Borrowing by state bodies
A statutory entity can only operate in accordance with its enabling statute. A considerable amount of activity in Ireland is carried on through statutory entities controlled by the state but operating in the commercial sector. From time to time legislative amendments are required to ensure that the borrowing powers and capital financing requirements of these entities keep pace with commercial developments. The latest piece of such legislation the Borrowing Powers of Certain Bodies Act, 1966 which came into force on August 1 1996. In particular it increased the borrowing limit of ACC Bank plc.
Enduring powers of attorney
The statutory basis for powers of attorney in Ireland dates back to the 1880s. The law has now been updated. A statutory form of general power is now available. Furthermore it is now possible for a person to give another an enduring power of attorney which will continue to exist even if the grantor ceases to have legal capacity, for example because of mental illness or disability. The legislation includes safeguards to prevent abuse. Anyone relying on a power of attorney from an Irish entity should have the document reviewed so as to ensure compliance with the new legislation. The Powers of Attorney Act 1996 came into force on August 1 1996.
During the summer an investigative journalist was murdered at a busy road intersection in the early afternoon. This led to public outrage and the passing of various pieces of legislation designed to combat crime. The Proceeds of Crime Act 1996 came into force on August 4 1996 and allows applications to be made to the High Court for the freezing of suspected proceeds of organized criminal activity and the disposal of these proceeds in due course. The Criminal Justice (Drug Trafficking) Act 1996 which came into force on September 9 1996 gives extra powers of arrest and detention to the Garda (police) and enables customs officers to participate in the questioning of suspects in connection with drug traffic offences.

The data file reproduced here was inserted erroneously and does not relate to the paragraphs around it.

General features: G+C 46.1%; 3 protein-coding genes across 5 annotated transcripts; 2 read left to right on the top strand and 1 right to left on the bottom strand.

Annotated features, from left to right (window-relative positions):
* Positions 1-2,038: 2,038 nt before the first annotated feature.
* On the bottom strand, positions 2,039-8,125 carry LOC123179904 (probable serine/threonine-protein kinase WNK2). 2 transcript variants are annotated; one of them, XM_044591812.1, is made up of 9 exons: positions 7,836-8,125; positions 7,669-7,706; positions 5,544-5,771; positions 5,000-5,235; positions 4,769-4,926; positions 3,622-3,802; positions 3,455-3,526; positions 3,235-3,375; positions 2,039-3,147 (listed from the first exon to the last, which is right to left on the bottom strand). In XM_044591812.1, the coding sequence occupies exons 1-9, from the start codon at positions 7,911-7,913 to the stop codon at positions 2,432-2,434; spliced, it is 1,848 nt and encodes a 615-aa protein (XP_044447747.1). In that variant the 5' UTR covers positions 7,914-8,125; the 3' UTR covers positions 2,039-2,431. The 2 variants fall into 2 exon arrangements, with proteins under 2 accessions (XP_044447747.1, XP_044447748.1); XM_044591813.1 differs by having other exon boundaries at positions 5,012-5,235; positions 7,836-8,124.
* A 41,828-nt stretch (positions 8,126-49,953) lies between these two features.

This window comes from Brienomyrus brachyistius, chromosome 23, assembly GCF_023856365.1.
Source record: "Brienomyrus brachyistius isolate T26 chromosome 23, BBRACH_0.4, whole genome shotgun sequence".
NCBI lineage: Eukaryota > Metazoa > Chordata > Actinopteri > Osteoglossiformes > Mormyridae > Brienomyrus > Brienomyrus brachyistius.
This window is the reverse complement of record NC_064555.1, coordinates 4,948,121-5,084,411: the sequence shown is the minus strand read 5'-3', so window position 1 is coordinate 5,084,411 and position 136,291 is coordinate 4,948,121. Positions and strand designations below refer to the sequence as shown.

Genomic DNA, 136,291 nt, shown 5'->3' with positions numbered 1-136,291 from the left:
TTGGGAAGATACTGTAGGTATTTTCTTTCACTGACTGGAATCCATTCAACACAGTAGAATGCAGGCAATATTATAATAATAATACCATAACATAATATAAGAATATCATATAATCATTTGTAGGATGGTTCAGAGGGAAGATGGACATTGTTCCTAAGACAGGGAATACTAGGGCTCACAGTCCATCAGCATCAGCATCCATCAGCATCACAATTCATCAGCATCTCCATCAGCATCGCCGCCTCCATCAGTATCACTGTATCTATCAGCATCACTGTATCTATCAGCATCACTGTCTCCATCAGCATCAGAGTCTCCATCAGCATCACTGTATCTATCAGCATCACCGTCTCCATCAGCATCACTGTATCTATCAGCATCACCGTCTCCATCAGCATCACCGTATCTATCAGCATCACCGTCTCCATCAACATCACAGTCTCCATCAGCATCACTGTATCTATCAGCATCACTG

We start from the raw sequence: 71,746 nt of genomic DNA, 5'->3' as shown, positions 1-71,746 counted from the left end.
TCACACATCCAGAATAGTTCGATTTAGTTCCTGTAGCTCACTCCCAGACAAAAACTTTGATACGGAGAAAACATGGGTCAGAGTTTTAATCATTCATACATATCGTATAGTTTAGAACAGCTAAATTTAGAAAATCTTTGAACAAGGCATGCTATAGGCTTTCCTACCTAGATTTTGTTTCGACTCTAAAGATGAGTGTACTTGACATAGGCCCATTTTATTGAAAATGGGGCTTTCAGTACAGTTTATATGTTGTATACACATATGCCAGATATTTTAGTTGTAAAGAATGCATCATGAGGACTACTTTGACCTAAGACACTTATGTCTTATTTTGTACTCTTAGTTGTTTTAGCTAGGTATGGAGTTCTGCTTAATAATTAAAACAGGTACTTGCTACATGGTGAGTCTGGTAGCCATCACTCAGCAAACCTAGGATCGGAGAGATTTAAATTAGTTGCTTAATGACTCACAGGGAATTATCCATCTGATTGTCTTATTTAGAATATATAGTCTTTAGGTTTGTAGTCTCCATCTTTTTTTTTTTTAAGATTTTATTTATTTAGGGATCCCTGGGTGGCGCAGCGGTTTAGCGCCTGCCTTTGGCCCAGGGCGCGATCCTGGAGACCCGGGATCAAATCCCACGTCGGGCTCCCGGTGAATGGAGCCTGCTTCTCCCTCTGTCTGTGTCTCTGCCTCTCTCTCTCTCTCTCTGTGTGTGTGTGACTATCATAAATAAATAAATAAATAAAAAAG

The Disclosure of Certain Information for Taxation and Other Purposes Act 1996 which came into force on July 30 1996 allows the Garda to obtain information from the Revenue Commissioners and for the retention of documents by designated bodies for use as evidence in relation to any offence (and not just money-laundering as was previously the case).
The government has established a Criminal Assets Bureau with a view to combating organized crime by securing the seizure of the proceeds of such crime. There has already been controversy because of the contemporaneous visit by the Garda and the media to a lawyer's office in what the Law Society described as a "media circus".
The legislative package has an obvious impact on the extent to which client confidentiality may be maintained and also on the degree of privacy which the customer may expect to achieve.
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